by Albert Cilia-Vincenti

“Wine…offers a greater range for enjoyment and appreciation than possibly any other purely sensory thing which may be purchased”
Ernest Hemingway (1899-1961)

Bordeaux & London

This the first of a two part series on how the 18th and 19th century British middle classes shaped the wine industry.

The emergence of the cult of fine wine may be traced back to 10th April 1663, when Samuel Pepys, diarist and man-about-London, wrote how much he liked “a sort of French wine called Ho Bryan that hath a good and most particular taste that I never met with”. What he had experienced was Château Haut Brion of Bordeaux, and he tasted it at the Royall Oak Tavern in the heart of London. This was one of many such establishments that had sprung up after the return of exiled Kind Charles II three years earlier, and which offered such new delicacies as tea, coffee and fine wines.

The hedonistic atmosphere of those days was responsible for introducing not only “Ho Bryan” and other great wines from Bordeaux, but also port from Portugal’s Douro Valley, the sparkling wines from the Champagne region and a brandy from a small town north of Bordeaux, called Cognac.

As Pepys was introduced to “Ho Bryan”, big economic shifts were underway, with London beginning to replace Amsterdam as the world’s trade hub. Its merchants were growing in power, wealth and appetite for luxuries, including claret (as the British call red Bordeaux wine). By the 18th century Londoners were the world’s biggest consumers of good claret.

Previously royal connections had made drinks famous and popular. The Court of France’s Kind Louis XIV, who himself drank Burgundy wines, was the arbiter of alcoholic taste. Now, for the first time, a wider social group, including aristocrats and commoners, such as Pepys, with fashionable aspirations, were setting the tone.

The English had been drinking claret for five centuries before Pepys’s time, but it was poor stuff that was drunk very young before it turned to vinegar within months. Up to the end of the 17th century it continued to be drunk mainly by those using “claret to cool their port”, according to one observer. Fake wine was already well established and, someone calling himself “Satyrical Dick”, wrote how a “jolly wine-cooper” could blend a “pint of old port” with some rough Spanish wine and thus “could counterfeit claret the best of the sort”.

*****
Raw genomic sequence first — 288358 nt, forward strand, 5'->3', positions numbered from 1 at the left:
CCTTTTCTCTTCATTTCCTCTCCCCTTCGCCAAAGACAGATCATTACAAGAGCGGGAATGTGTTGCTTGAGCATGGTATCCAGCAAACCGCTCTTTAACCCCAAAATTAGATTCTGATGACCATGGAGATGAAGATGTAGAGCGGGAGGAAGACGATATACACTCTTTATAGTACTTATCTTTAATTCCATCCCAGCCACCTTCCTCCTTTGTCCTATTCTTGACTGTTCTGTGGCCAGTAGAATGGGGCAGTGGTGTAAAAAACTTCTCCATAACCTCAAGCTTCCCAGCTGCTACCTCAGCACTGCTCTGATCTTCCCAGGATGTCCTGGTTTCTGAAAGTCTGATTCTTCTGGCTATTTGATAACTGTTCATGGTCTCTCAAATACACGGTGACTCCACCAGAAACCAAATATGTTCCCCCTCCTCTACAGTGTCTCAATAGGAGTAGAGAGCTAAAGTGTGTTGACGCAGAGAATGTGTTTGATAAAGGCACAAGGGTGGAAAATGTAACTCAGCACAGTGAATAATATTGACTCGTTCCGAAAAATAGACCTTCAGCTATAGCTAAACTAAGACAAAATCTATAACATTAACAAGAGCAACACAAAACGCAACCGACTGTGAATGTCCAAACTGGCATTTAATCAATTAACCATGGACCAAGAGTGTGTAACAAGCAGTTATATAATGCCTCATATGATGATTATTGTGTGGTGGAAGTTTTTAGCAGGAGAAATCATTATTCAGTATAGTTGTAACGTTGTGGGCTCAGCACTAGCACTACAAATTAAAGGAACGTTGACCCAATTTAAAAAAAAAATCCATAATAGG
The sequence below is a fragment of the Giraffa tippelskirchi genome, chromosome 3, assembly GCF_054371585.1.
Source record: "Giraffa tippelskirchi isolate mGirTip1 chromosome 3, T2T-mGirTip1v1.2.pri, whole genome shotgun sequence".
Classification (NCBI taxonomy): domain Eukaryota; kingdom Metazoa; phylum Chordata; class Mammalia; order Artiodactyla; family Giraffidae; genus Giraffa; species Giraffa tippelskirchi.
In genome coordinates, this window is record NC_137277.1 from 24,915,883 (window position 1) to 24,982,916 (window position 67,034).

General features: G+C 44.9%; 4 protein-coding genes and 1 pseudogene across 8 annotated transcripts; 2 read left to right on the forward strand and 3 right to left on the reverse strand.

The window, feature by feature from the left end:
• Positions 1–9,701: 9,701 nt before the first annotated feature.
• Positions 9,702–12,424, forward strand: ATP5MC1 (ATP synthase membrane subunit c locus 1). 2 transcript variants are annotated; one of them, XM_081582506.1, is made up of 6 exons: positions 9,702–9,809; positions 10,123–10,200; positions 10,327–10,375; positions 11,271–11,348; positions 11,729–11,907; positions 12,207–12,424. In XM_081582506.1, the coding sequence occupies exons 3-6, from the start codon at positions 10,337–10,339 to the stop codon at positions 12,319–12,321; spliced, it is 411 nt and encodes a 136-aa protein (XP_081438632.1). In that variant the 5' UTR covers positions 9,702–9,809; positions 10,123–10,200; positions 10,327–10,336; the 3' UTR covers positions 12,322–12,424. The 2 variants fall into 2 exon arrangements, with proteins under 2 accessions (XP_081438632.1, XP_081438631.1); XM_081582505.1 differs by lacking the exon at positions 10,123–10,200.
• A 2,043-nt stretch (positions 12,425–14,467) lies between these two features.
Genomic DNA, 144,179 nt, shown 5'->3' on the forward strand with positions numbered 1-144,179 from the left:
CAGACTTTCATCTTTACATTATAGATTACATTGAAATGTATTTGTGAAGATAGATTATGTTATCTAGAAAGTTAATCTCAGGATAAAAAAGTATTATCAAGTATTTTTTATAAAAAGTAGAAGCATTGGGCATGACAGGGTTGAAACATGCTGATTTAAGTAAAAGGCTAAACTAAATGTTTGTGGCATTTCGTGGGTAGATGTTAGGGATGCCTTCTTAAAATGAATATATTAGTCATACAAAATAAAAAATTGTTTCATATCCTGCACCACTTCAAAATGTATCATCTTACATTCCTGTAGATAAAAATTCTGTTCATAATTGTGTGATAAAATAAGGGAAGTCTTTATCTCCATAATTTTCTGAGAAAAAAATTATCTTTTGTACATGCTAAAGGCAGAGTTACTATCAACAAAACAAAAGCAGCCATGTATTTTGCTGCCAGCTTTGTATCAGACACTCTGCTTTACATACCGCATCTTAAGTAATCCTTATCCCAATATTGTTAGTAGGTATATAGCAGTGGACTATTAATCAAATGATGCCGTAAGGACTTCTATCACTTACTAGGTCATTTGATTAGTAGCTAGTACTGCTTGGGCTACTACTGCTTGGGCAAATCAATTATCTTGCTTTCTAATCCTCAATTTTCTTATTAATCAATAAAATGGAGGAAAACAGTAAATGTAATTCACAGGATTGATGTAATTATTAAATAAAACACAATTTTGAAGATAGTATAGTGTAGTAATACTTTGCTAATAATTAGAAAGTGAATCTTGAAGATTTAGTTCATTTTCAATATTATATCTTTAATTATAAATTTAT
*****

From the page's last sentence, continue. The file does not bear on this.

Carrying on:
The producers of “Ho Bryan” were the Pontacs, the top winemaking family of their day. John Locke, the philosopher whose theory of the social contract inspired America’s revolutionaries, but who also had worldlier interests, identified the reasons for Ho Bryan’s superiority on a visit to the vineyard in 1667. He noted “a little rise of ground…white sand mixed with a little gravel; scarce fit to bear anything”. He added that “they say the wine in the next vineyard to it, tho’ seeming equal to me, is not so good”. Today that vineyard is still rated just below its neighbour.

Locke had discovered the concept of terroir, the combination of soil and subsoil types, drainage and microclimate which largely determine wine quality. Another connoisseur, the 18th century economist Adam Smith, noted that “the vine is more affected by the difference of soils than any other fruit tree. From some it derives a flavour which no culture or management can equal”.

Meanwhile the British appetite for their produce was steadily growing but, so too, the obstacles to getting hold of it. Britain, Portugal and their allies were at war with France and Spain. Portugal’s port was therefore considered the patriotic drink. Port was not only the more traditional drink, it also was far cheaper.

In parallel, claret was getting better and more popular. Drinking claret in the 18th century distinguished the rich from England’s port-sodden squirearchy. By the early 18th century, it was designed to be kept for years not months, notably by being carefully stored in oak casks, better corks allowing longer safe storage, and the production of bottles which could be laid down on their sides to mature. By Smith’s time the industry’s shape was established. Advertisements in the London Gazette noted wines for sale from four châteaux – Haut Brion, Latour, Lafite and Margaux, all on the gravel banks above the Gironde estuary in the Médoc, the peninsula north of Bordeaux. These four estates remain the greatest brands in wine to this very day. Their main competitors, then as now, are a handful of tiny vineyards in Burgundy.